Job Openings Rise Slightly
The number of job openings rose slightly to 6.70 million in April, a new record high, according to the Job Openings and Labor Turnover Survey, or JOLTS. Over the month, total separations increased slightly to 5.41 million, while the quits rate was little changed at 2.3%. The quits rate is considered a measure of confidence in the job market, and has been steadily rising since hitting a low of 1.3% in late 2009. The number of unemployed workers per job opening dropped below 1.0 for the first time to 0.9, and there is little hope that the tight market for companies looking to hire will loosen up any time soon. Employers hired 5.58 million workers in April. Hires have outpaced separations in every month since August 2010. The JOLTS report is one of the Fed’s preferred economic indicators.
Fed Raises Interest Rates 0.25%
The Fed raised interest rates to a range of 1.75% to 2.0% in June and increased the number of rate hikes planned for this year from three to four, which would mean we can expect two more increases before the end of the year. The Fed is also forecasting three rate increases in 2019 and one in 2020, which would leave the benchmark rate at 3.1% by the end of 2019, up from the previous forecast of 2.9%. For 2020, the Fed foresees a median of 3.4%, which would mean that rates would finally exceed the 2.9% the Fed regards as neutral, neither stimulating nor restraining growth.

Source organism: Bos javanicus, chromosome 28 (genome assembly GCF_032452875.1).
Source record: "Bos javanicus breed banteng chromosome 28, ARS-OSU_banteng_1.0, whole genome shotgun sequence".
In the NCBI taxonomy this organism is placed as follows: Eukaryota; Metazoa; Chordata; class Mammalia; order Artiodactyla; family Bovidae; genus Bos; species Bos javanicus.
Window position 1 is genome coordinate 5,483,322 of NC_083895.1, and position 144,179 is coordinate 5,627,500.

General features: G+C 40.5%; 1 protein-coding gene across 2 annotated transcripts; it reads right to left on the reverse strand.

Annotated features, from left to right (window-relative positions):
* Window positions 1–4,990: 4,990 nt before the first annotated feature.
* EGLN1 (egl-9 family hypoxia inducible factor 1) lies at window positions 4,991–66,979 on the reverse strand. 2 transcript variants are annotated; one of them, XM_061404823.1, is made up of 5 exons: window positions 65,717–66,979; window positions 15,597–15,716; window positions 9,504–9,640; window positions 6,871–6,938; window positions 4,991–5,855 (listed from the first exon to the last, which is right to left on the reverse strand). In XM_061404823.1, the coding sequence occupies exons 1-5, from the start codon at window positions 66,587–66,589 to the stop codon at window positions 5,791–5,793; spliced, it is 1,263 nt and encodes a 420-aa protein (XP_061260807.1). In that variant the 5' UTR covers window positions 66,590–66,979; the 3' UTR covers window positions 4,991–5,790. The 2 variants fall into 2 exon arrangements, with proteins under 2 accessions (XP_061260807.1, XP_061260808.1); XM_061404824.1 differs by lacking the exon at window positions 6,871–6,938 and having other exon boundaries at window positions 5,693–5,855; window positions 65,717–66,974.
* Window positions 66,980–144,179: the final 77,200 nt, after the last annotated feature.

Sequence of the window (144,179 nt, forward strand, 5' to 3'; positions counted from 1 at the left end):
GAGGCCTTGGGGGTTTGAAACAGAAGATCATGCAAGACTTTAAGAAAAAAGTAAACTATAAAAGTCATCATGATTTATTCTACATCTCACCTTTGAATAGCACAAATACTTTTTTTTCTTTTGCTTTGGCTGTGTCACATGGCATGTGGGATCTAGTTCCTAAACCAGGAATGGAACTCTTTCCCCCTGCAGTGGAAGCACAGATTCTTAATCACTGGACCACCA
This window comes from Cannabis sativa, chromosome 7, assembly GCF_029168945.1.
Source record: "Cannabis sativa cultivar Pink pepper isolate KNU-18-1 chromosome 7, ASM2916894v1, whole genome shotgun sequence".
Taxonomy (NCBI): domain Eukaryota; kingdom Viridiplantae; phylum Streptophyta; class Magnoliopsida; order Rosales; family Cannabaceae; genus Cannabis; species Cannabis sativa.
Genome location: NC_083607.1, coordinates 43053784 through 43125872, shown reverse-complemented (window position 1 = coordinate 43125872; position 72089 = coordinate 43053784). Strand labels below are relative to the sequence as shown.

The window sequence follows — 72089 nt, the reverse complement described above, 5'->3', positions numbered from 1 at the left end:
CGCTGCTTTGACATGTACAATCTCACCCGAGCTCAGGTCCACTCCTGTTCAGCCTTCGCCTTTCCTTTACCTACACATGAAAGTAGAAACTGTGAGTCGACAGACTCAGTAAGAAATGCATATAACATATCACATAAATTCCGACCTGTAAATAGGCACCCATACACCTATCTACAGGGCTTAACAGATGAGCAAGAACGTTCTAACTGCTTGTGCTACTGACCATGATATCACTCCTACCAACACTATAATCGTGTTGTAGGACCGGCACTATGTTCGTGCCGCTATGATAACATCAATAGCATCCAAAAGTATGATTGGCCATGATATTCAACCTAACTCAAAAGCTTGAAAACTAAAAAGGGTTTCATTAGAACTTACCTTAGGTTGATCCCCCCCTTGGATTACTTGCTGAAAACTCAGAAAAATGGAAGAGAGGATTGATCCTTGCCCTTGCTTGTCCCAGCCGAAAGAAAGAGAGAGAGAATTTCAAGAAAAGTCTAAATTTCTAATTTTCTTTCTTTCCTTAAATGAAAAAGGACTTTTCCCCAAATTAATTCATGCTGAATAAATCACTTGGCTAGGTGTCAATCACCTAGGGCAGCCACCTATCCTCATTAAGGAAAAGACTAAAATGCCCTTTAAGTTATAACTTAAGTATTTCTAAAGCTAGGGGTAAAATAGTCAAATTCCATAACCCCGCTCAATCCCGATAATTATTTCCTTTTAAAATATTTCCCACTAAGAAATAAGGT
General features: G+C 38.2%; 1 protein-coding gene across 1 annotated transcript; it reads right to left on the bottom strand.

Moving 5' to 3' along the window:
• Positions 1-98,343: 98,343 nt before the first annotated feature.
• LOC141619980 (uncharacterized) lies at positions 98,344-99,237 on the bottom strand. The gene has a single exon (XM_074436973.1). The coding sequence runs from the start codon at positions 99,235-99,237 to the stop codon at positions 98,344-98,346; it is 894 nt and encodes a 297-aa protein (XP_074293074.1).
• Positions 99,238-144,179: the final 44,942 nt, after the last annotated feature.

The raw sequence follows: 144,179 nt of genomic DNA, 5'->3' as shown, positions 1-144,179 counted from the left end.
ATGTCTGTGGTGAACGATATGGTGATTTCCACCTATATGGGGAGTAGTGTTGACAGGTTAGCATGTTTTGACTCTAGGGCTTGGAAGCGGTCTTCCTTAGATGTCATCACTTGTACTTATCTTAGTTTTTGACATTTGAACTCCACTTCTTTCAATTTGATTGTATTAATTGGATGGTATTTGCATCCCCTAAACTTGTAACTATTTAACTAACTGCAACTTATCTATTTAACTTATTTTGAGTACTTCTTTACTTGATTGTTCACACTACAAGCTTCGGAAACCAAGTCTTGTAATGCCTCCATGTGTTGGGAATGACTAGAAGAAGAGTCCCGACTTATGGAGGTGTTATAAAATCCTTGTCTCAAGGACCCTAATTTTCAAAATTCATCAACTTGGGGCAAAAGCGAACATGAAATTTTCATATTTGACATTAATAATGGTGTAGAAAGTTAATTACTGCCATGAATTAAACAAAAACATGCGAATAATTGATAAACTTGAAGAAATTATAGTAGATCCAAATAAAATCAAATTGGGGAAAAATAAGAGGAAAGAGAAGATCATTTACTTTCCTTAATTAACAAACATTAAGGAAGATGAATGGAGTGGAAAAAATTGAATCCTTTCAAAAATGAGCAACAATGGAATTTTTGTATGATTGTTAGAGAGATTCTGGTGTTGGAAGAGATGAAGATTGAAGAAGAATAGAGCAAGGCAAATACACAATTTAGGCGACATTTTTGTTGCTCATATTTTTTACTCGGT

Fed Economic Forecast
GDP will grow at a 2.8% this year, up from 2.6% in 2017, but will dip to 2.2% in 2019, according to the Fed’s revised economic forecast. Inflation, as measured by the Consumer Price Index CPI) will grow 2.9% this year after growing 2.1% last year and will increase 2.3% in 2019, as oil prices rise before falling later this year. Real personal consumption expenditures will drop to 2.2% this year from 2.8% in 2017, and remain at 2.2% in 2019. The unemployment rate is expected to be 3.8% this year and 3.9% next year. Treasury rates are anticipated to move up this year and keep increasing in 2019, which will keep mortgage rates ticking up. At nine years, the current economic expansion is now the second-longest in history. It will become the longest if it lasts past June 2019.
ABA Economic Forecast
The American Bankers Association’s (ABA) Economic Advisory Committee predicted that GDP will rise by 2.8% this year, up from their forecast of 2.4% in January. They also forecast that unemployment will fall to 3.6% in 2019 from the current 3.8%. The improved outlook is due to a boost in government spending and an expected increase in business investment. Economic growth should then slow to a more modest 2.2% in 2019 and drop to 1.6% in 2020, according to the consensus projections from the 16 economists. Chairman Ellen Zenter, who is the chief US economist for Morgan Stanley, said there is nothing particularly worrisome about that outlook, it simply represents a natural slowing of the business cycle and is the soft landing policymakers are attempting to achieve. None of the economists had a recession in their forecast, although lingering uncertainty about trade policy poses a risk. They don’t believe inflation will rise much above the Fed’s target of 2%.